Growing Pains



It’s 10 p.m. on a Friday night, and college students visiting their parents in Cary can’t get an ice cream cone. Everything is closed. For the families, this suburban, early-night lifestyle matches their needs: a high quality of life that offers plenty of jobs, top-ranked schools and a growing economy in a family-friendly environment. The kids may think it’s boring, but it’s exactly what parents want.

From the look of it, Cary is a prototypical small Southern town in the smack dab middle of North Carolina. There are no skyscrapers or overwhelming bustle; it is a simple suburban hub for families and commuters. If you look at the numbers, though, Cary is anything but small.

According to The Cary News, Cary is growing at a rate of 2.85 percent. This may not sound very high, but the overcrowding in schools and rapidly developing landscape demonstrate how the town is evolving.

This community is booming because, according to the website 24/7 Wall St., Cary is the eighth best place in the country to live. Its financial standing, low crime rate, job growth, high-rated schools and affordable lifestyle options keep this Southern town growing.

Cary attracts most of its residents, though, with jobs. More than 700 new businesses registered to do business in Cary in 2014. Research Triangle Park, populated mostly by tech firms and biotechnology corporations, is less than 12 miles away.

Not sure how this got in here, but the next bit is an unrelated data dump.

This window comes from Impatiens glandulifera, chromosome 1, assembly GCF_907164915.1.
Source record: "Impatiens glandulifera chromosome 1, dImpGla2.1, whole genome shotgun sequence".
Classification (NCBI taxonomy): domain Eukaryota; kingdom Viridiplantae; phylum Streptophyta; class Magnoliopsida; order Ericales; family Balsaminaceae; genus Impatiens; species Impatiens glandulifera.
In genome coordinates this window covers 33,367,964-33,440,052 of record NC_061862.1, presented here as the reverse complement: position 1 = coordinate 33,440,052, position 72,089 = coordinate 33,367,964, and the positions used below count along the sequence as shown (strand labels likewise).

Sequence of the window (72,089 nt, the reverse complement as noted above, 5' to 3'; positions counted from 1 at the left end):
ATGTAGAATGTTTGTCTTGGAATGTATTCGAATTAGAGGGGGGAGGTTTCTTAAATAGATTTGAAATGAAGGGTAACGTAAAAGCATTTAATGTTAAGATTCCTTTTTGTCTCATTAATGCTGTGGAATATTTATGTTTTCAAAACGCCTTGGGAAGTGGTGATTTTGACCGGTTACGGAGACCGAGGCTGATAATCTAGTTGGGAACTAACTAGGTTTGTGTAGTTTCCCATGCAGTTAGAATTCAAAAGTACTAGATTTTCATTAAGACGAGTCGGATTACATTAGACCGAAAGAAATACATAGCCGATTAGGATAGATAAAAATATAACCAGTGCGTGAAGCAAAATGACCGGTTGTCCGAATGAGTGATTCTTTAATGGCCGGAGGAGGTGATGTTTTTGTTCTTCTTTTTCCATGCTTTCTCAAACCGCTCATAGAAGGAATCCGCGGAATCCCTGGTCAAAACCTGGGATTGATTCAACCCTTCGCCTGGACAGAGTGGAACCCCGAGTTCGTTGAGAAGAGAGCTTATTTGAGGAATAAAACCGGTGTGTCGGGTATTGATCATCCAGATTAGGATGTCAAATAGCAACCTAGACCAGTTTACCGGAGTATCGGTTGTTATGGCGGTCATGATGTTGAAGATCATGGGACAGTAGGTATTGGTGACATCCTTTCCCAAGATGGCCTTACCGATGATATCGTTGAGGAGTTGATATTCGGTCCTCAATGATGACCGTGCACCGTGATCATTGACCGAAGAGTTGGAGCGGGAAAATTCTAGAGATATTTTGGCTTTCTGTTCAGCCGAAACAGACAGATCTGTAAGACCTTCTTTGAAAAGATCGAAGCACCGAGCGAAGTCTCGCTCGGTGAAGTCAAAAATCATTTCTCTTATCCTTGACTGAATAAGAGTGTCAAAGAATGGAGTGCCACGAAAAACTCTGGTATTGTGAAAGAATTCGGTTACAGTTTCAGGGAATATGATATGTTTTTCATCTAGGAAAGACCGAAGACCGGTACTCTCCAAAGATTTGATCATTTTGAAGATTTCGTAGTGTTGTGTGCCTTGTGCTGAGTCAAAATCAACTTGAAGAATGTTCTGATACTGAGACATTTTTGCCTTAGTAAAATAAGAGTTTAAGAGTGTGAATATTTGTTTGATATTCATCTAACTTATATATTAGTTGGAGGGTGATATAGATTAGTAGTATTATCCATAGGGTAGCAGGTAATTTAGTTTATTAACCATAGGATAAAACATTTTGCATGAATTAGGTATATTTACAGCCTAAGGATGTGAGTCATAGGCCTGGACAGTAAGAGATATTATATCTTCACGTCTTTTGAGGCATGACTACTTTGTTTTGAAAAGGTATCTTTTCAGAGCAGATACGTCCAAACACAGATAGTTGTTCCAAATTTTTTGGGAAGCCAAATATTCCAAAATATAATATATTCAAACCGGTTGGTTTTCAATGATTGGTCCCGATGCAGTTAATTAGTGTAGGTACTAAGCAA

With such companies as MetLife and SAS (Statistical Analysis Software) bringing even more business to the area, the number of jobs continues to increase. MetLife created nearly 1,100 jobs this year on its new Cary campus, with more still remaining. Cary’s unemployment rate in 2015 is 3.5 percent, which is the same as it was pre-recession and is considered full employment.

Akash Shah, a student at The University of North Carolina at Chapel Hill, says his parents moved to Cary from Connecticut because of those job opportunities. “Most people call C.A.R.Y. the Centralized Area of Relocated Yankees,” he says.

“Yankees” aren’t the only people who reside in Cary. Mayor Harold Weinbrecht said at the State of the Town address in 2015 that only 5 percent of residents are actually born and raised in Cary, and that one out of every five residents was born in another country. This town of transplants represents a diverse population, which includes about 22 percent of residents who are over 65, as well as young businessmen and businesswomen starting families.

7th | Cary is ranked the 7th largest municipality in N.C., according to

Sophia Lin, who moved with her family from Houston, understands why her family chose Cary. “Families who would rather not live in Durham or Raleigh can find a good neighborhood,” she says. “There are constantly houses being built.”

People are starting to figure out what the town has to offer, and Cary will have to learn how to accommodate the growth. With more people moving to Cary to chase opportunities for employment, new and old residents alike are concerned with maintaining top-performing schools and the availability of housing that meets upper- and middle-class standards.

If you’re considering a vacation, Cary is not the place. The town is an economic engine feeding Research Triangle Park, built mainly for families and employees who need a place to call home. Cary, much like the rest of North Carolina, reflects the state’s attitudes toward new industry and a globalizing economy, and its growth is a window into what drives the New South.